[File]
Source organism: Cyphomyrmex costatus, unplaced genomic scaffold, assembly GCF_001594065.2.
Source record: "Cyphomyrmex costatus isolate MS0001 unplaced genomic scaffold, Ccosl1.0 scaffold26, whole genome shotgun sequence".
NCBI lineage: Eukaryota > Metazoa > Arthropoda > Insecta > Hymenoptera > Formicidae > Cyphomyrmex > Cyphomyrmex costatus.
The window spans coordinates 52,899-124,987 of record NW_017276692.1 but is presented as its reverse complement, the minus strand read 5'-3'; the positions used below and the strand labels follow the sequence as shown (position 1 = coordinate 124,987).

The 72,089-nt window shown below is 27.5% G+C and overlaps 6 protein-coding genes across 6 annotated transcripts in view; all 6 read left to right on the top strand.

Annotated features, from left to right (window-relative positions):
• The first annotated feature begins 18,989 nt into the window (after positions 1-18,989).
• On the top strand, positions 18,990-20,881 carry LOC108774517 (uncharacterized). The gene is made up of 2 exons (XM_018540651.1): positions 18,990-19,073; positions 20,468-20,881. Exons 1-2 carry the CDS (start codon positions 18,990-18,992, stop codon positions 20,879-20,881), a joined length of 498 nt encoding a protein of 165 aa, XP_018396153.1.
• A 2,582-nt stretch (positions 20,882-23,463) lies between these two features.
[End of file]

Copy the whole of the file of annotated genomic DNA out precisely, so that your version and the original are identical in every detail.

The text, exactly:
Source organism: Cyphomyrmex costatus, unplaced genomic scaffold, assembly GCF_001594065.2.
Source record: "Cyphomyrmex costatus isolate MS0001 unplaced genomic scaffold, Ccosl1.0 scaffold26, whole genome shotgun sequence".
NCBI lineage: Eukaryota > Metazoa > Arthropoda > Insecta > Hymenoptera > Formicidae > Cyphomyrmex > Cyphomyrmex costatus.
The window spans coordinates 52,899-124,987 of record NW_017276692.1 but is presented as its reverse complement, the minus strand read 5'-3'; the positions used below and the strand labels follow the sequence as shown (position 1 = coordinate 124,987).

The 72,089-nt window shown below is 27.5% G+C and overlaps 6 protein-coding genes across 6 annotated transcripts in view; all 6 read left to right on the top strand.

Annotated features, from left to right (window-relative positions):
• The first annotated feature begins 18,989 nt into the window (after positions 1-18,989).
• On the top strand, positions 18,990-20,881 carry LOC108774517 (uncharacterized). The gene is made up of 2 exons (XM_018540651.1): positions 18,990-19,073; positions 20,468-20,881. Exons 1-2 carry the CDS (start codon positions 18,990-18,992, stop codon positions 20,879-20,881), a joined length of 498 nt encoding a protein of 165 aa, XP_018396153.1.
• A 2,582-nt stretch (positions 20,882-23,463) lies between these two features.